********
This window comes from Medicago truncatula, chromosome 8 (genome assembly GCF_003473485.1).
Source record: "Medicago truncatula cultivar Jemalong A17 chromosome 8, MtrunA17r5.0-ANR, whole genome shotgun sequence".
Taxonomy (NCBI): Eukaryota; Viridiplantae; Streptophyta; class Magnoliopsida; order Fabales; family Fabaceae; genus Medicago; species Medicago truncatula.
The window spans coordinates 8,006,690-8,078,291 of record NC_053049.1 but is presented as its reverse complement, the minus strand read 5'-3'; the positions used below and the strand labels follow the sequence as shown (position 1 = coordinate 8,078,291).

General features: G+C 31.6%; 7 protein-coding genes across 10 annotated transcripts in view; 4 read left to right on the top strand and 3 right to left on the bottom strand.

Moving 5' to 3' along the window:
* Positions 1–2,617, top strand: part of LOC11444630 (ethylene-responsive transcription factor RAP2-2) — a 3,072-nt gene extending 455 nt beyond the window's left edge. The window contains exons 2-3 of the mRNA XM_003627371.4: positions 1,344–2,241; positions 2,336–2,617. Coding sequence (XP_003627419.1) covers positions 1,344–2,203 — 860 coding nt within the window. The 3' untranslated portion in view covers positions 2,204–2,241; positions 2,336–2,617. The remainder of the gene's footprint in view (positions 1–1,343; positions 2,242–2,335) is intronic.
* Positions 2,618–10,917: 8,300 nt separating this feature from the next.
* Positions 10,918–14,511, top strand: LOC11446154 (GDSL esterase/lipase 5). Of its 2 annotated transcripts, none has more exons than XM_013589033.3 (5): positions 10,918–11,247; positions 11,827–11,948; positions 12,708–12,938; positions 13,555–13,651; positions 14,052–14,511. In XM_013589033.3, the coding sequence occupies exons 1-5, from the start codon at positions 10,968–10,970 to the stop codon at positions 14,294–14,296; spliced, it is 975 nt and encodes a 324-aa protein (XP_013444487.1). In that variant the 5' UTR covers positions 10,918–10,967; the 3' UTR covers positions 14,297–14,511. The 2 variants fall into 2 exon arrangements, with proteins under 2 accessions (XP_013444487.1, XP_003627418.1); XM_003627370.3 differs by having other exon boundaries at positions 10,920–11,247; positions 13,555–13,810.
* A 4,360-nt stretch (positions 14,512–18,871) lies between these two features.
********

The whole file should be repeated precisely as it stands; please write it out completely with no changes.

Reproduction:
This window comes from Medicago truncatula, chromosome 8 (genome assembly GCF_003473485.1).
Source record: "Medicago truncatula cultivar Jemalong A17 chromosome 8, MtrunA17r5.0-ANR, whole genome shotgun sequence".
Taxonomy (NCBI): Eukaryota; Viridiplantae; Streptophyta; class Magnoliopsida; order Fabales; family Fabaceae; genus Medicago; species Medicago truncatula.
The window spans coordinates 8,006,690-8,078,291 of record NC_053049.1 but is presented as its reverse complement, the minus strand read 5'-3'; the positions used below and the strand labels follow the sequence as shown (position 1 = coordinate 8,078,291).

General features: G+C 31.6%; 7 protein-coding genes across 10 annotated transcripts in view; 4 read left to right on the top strand and 3 right to left on the bottom strand.

Moving 5' to 3' along the window:
* Positions 1–2,617, top strand: part of LOC11444630 (ethylene-responsive transcription factor RAP2-2) — a 3,072-nt gene extending 455 nt beyond the window's left edge. The window contains exons 2-3 of the mRNA XM_003627371.4: positions 1,344–2,241; positions 2,336–2,617. Coding sequence (XP_003627419.1) covers positions 1,344–2,203 — 860 coding nt within the window. The 3' untranslated portion in view covers positions 2,204–2,241; positions 2,336–2,617. The remainder of the gene's footprint in view (positions 1–1,343; positions 2,242–2,335) is intronic.
* Positions 2,618–10,917: 8,300 nt separating this feature from the next.
* Positions 10,918–14,511, top strand: LOC11446154 (GDSL esterase/lipase 5). Of its 2 annotated transcripts, none has more exons than XM_013589033.3 (5): positions 10,918–11,247; positions 11,827–11,948; positions 12,708–12,938; positions 13,555–13,651; positions 14,052–14,511. In XM_013589033.3, the coding sequence occupies exons 1-5, from the start codon at positions 10,968–10,970 to the stop codon at positions 14,294–14,296; spliced, it is 975 nt and encodes a 324-aa protein (XP_013444487.1). In that variant the 5' UTR covers positions 10,918–10,967; the 3' UTR covers positions 14,297–14,511. The 2 variants fall into 2 exon arrangements, with proteins under 2 accessions (XP_013444487.1, XP_003627418.1); XM_003627370.3 differs by having other exon boundaries at positions 10,920–11,247; positions 13,555–13,810.
* A 4,360-nt stretch (positions 14,512–18,871) lies between these two features.